I’m particularly pleased to note that the BA curriculum underwent a formal program review this year, with significant input from faculty and students. Many thanks to Sharon Maccini, our BA Program Director, for her excellent leadership of this important effort. We made a number of changes to our BA program as a result, including new requirements for course content related to values and ethics in public policy decision making, and the importance ofdiversity, equity and inclusion in public policy practice.
3. Our third top-level goal was to promote a climate that is equitable and inclusive.
The newly-formed Student Leadership Council has provided invaluable input to administrators on efforts to enhance the climate of the school. The Council includes student organization leaders from our undergraduate, Masters, and PhD programs.
And it’s been another extremely active year in terms of events and activities that foster widespread participation and opportunities to engage with and celebrate diversity. Formal public events included a community voices panel on the ongoing crisis in Flint, a major symposium honoring the Reverend Jesse Jackson, a panel on sexual violence on college campuses, the public event launching Kristin Seefeldt’s new book on race and socio-economic inequalities, and the EPI event on inequities in public schools. Less formal highlights included faculty-led brown bag discussions on the new Administration's policies, a staff podcast discussion and post-election conversation, movie nights, and our all-school read of Just Mercy. Student-led initiatives included Out in Public’s advocacy training, a joint WGPP/SCPP event featuring women of color in policy leadership roles, and a long list of other activities.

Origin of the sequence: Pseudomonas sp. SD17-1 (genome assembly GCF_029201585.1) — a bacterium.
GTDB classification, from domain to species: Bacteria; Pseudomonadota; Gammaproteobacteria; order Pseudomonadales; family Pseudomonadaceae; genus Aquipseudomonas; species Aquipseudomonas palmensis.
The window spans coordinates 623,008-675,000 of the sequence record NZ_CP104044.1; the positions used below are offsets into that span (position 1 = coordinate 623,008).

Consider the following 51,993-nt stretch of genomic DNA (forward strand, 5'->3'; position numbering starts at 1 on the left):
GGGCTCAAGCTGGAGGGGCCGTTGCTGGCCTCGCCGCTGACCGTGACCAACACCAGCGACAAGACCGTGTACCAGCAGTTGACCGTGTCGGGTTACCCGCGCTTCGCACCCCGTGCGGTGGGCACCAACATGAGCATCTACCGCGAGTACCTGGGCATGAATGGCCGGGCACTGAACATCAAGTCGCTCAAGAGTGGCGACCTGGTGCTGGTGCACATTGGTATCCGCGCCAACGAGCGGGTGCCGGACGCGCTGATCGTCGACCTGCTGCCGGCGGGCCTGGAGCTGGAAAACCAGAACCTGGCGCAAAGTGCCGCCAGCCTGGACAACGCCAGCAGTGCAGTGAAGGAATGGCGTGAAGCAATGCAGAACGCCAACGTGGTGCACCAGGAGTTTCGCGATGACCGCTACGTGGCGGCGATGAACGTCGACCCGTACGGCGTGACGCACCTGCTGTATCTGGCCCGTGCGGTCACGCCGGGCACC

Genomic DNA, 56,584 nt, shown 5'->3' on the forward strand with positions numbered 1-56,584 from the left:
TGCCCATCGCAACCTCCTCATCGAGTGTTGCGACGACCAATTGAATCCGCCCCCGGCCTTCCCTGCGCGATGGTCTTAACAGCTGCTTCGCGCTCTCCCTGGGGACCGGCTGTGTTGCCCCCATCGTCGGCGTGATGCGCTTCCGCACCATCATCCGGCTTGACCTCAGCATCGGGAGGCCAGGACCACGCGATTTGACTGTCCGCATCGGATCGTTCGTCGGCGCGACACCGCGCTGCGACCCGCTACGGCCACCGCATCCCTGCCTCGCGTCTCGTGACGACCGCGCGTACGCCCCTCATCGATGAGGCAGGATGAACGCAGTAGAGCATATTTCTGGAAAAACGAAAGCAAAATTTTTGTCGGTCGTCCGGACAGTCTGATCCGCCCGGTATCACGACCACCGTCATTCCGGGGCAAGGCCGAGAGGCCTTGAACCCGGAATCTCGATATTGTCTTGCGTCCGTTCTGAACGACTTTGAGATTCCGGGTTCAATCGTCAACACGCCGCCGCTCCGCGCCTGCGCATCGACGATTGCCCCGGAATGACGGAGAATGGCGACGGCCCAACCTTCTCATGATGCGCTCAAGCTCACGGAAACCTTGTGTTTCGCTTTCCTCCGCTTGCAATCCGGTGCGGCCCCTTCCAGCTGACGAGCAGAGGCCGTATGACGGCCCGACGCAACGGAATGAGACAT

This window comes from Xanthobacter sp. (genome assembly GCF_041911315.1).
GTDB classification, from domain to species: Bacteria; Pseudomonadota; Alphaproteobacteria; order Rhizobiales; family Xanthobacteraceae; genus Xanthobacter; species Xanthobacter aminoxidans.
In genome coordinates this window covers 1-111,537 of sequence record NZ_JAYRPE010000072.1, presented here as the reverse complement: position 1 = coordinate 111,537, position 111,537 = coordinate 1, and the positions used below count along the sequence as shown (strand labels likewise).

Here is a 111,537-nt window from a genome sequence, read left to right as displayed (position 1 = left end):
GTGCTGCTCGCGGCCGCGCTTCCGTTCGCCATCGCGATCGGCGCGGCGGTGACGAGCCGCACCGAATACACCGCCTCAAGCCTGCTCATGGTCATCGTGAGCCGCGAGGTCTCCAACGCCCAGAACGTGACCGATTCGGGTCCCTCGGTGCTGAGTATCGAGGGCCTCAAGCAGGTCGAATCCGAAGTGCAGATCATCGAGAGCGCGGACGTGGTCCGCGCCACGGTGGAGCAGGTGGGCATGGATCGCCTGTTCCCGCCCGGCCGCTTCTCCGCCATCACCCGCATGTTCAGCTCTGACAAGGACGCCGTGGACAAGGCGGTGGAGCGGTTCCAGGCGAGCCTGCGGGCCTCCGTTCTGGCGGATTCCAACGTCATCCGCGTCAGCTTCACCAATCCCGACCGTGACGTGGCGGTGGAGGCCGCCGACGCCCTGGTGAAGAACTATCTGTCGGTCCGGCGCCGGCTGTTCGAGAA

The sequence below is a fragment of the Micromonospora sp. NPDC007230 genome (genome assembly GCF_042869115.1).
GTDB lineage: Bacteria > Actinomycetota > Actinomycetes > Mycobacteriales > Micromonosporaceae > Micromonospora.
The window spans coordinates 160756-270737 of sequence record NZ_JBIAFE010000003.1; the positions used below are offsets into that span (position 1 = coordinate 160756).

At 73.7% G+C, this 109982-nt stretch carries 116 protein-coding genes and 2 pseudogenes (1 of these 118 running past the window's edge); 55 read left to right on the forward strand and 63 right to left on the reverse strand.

4. The fourth overarching goal of our plan was to build on and promote the school’s strength around research and policy engagement for diversity.
It’s been gratifying to see a brighter light shine on the wide-ranging work our faculty do to address inequities across many policy arenas and many disciplines. Luke Shaefer’s leadership of the new Poverty Solutions initiative has brought tremendous energy to some of that work. Sue Dynarski continues to bridge world-class research with highly-effective dissemination and policy engagement.
And there’s so much else: click here to read an article from the Spring edition of State & Hill that highlights recent work by Brian Jacob, Liz Gerber, Paula Lantz, David Thacher, Betsey Stevenson, Shobita Parthasarathy, and Ann Lin.
Friends, the Ford School’s commitment to diversity, equity, and inclusion predates my leadership by decades, and it will continue long after I step down as dean. I’m proud to have been a part of it. Year Two of our current DE&I plan will see these and other activities accelerate and grow as we move through a productive cycle of planning, implementing, evaluating, and improving.
Thank you for all of the work we’ve done together this year!
Susan M. Collins
Joan and Sanford Weill Dean
Professor of Public Policy and Economics
Gerald R. Ford School of Public Policy
University of Michigan